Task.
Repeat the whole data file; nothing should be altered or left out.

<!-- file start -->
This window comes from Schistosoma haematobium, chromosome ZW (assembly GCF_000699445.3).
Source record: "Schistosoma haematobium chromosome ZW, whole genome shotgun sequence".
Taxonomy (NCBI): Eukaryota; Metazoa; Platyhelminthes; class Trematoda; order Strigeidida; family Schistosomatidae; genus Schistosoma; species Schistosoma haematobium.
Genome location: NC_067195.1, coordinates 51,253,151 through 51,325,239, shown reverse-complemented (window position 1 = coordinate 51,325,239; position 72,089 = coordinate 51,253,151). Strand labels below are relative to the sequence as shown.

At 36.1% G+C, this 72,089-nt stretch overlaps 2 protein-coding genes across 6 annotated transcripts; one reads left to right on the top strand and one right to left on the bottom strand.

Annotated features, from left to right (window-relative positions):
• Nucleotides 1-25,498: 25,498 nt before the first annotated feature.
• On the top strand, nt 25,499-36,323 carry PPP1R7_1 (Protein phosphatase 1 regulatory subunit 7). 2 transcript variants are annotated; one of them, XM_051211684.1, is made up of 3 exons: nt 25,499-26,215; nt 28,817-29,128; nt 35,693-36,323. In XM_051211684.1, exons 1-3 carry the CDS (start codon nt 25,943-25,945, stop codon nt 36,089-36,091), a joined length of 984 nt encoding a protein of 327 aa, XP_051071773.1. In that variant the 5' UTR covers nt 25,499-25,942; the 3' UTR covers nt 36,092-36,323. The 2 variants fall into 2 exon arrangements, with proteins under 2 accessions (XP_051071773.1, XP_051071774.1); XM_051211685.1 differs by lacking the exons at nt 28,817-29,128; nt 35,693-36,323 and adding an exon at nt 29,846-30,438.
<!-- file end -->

This window comes from Schistosoma haematobium, chromosome ZW (assembly GCF_000699445.3).
Source record: "Schistosoma haematobium chromosome ZW, whole genome shotgun sequence".
Taxonomy (NCBI): Eukaryota; Metazoa; Platyhelminthes; class Trematoda; order Strigeidida; family Schistosomatidae; genus Schistosoma; species Schistosoma haematobium.
Genome location: NC_067195.1, coordinates 51,253,151 through 51,325,239, shown reverse-complemented (window position 1 = coordinate 51,325,239; position 72,089 = coordinate 51,253,151). Strand labels below are relative to the sequence as shown.

At 36.1% G+C, this 72,089-nt stretch overlaps 2 protein-coding genes across 6 annotated transcripts; one reads left to right on the top strand and one right to left on the bottom strand.

Annotated features, from left to right (window-relative positions):
• Nucleotides 1-25,498: 25,498 nt before the first annotated feature.
• On the top strand, nt 25,499-36,323 carry PPP1R7_1 (Protein phosphatase 1 regulatory subunit 7). 2 transcript variants are annotated; one of them, XM_051211684.1, is made up of 3 exons: nt 25,499-26,215; nt 28,817-29,128; nt 35,693-36,323. In XM_051211684.1, exons 1-3 carry the CDS (start codon nt 25,943-25,945, stop codon nt 36,089-36,091), a joined length of 984 nt encoding a protein of 327 aa, XP_051071773.1. In that variant the 5' UTR covers nt 25,499-25,942; the 3' UTR covers nt 36,092-36,323. The 2 variants fall into 2 exon arrangements, with proteins under 2 accessions (XP_051071773.1, XP_051071774.1); XM_051211685.1 differs by lacking the exons at nt 28,817-29,128; nt 35,693-36,323 and adding an exon at nt 29,846-30,438.